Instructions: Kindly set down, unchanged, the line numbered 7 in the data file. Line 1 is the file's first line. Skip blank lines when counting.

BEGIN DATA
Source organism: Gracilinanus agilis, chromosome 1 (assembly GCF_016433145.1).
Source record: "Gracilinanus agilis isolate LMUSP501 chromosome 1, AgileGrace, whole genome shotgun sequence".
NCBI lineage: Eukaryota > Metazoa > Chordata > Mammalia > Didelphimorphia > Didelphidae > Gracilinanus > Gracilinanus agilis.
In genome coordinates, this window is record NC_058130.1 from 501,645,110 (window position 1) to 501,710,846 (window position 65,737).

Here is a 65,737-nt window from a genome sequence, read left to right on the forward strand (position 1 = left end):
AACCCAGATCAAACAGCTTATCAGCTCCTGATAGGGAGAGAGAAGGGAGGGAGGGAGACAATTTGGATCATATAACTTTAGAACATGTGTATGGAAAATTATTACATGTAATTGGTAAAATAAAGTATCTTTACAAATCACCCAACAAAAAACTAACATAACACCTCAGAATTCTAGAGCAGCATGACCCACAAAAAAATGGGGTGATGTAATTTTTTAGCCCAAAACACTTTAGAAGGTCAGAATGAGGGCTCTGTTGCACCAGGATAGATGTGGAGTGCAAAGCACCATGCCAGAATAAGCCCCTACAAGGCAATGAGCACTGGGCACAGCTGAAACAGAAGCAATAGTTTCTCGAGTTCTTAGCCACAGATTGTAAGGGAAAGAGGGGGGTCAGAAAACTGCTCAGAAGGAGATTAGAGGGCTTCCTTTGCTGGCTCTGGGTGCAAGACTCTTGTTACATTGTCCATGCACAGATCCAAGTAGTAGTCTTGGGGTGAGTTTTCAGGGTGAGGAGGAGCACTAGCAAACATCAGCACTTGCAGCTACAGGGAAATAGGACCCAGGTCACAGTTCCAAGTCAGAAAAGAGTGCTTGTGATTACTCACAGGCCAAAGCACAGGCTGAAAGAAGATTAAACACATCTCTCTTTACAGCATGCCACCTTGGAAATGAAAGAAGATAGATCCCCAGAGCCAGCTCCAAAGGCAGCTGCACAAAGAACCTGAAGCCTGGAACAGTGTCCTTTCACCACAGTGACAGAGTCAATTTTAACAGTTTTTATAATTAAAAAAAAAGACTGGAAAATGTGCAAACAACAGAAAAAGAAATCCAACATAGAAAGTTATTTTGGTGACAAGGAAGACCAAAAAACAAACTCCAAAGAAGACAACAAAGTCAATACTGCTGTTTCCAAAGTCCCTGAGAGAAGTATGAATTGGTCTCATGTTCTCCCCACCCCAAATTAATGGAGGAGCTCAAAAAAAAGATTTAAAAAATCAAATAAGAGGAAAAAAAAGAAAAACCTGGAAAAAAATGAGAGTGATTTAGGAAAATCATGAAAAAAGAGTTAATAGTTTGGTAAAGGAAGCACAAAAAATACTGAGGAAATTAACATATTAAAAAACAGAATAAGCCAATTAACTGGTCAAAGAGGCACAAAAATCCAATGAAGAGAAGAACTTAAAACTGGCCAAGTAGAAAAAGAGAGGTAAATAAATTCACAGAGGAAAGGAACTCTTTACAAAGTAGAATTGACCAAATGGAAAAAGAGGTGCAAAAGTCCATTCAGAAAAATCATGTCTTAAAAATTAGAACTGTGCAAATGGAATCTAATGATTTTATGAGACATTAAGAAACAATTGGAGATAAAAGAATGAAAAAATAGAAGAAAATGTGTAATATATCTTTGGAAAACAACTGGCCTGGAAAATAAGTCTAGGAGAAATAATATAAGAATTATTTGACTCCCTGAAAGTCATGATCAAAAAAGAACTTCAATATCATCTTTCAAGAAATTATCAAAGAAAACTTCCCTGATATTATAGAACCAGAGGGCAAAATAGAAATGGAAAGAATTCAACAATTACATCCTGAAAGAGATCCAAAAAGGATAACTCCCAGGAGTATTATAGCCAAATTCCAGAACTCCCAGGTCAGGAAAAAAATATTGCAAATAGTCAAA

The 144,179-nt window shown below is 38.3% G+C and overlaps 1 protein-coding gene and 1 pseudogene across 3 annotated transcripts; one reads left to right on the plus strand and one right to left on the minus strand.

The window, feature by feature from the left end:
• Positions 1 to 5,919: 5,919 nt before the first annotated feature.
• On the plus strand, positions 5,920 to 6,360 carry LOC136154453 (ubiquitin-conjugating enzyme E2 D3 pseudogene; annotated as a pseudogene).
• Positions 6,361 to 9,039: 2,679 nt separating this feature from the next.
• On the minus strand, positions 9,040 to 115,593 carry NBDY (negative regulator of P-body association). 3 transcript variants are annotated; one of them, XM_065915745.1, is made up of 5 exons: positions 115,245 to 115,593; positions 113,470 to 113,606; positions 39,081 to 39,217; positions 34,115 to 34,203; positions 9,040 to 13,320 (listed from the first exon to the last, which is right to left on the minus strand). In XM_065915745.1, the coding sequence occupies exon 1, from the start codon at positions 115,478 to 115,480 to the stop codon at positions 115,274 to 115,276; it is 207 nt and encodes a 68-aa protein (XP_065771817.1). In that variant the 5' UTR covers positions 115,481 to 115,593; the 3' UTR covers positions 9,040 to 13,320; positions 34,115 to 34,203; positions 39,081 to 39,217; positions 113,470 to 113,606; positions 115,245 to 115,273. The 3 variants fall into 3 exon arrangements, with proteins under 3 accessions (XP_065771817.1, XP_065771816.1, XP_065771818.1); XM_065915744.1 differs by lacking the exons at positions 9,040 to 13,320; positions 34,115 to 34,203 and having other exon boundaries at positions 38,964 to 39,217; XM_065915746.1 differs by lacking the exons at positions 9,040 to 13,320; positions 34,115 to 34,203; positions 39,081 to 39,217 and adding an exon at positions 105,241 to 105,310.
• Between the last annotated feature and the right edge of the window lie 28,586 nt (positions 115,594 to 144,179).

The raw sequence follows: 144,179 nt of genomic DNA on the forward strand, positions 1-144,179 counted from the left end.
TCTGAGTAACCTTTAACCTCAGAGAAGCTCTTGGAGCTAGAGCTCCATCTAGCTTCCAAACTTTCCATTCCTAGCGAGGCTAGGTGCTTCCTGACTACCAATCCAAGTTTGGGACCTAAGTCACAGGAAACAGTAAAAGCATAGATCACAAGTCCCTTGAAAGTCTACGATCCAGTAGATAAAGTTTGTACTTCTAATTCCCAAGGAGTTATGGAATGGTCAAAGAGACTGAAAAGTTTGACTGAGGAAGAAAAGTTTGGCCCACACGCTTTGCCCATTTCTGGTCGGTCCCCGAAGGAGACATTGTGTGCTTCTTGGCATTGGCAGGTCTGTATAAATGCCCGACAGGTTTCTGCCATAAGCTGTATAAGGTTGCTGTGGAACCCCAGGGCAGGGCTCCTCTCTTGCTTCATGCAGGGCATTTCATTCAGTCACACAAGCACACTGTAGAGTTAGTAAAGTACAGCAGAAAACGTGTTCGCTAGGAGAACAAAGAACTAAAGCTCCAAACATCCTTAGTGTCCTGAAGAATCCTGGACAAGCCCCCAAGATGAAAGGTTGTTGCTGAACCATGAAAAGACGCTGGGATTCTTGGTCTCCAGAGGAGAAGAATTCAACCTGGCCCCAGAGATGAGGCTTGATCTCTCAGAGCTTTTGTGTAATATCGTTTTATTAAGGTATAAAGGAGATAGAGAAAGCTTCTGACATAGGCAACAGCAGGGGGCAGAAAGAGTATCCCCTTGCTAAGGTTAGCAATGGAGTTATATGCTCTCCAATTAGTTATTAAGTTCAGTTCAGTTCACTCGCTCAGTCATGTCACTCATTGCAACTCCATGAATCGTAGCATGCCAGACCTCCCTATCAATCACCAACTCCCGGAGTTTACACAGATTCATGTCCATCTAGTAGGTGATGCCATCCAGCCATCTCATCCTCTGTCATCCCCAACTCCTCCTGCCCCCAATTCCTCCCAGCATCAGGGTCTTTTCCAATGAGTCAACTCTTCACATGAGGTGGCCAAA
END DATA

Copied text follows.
The 144,179-nt window shown below is 38.3% G+C and overlaps 1 protein-coding gene and 1 pseudogene across 3 annotated transcripts; one reads left to right on the plus strand and one right to left on the minus strand.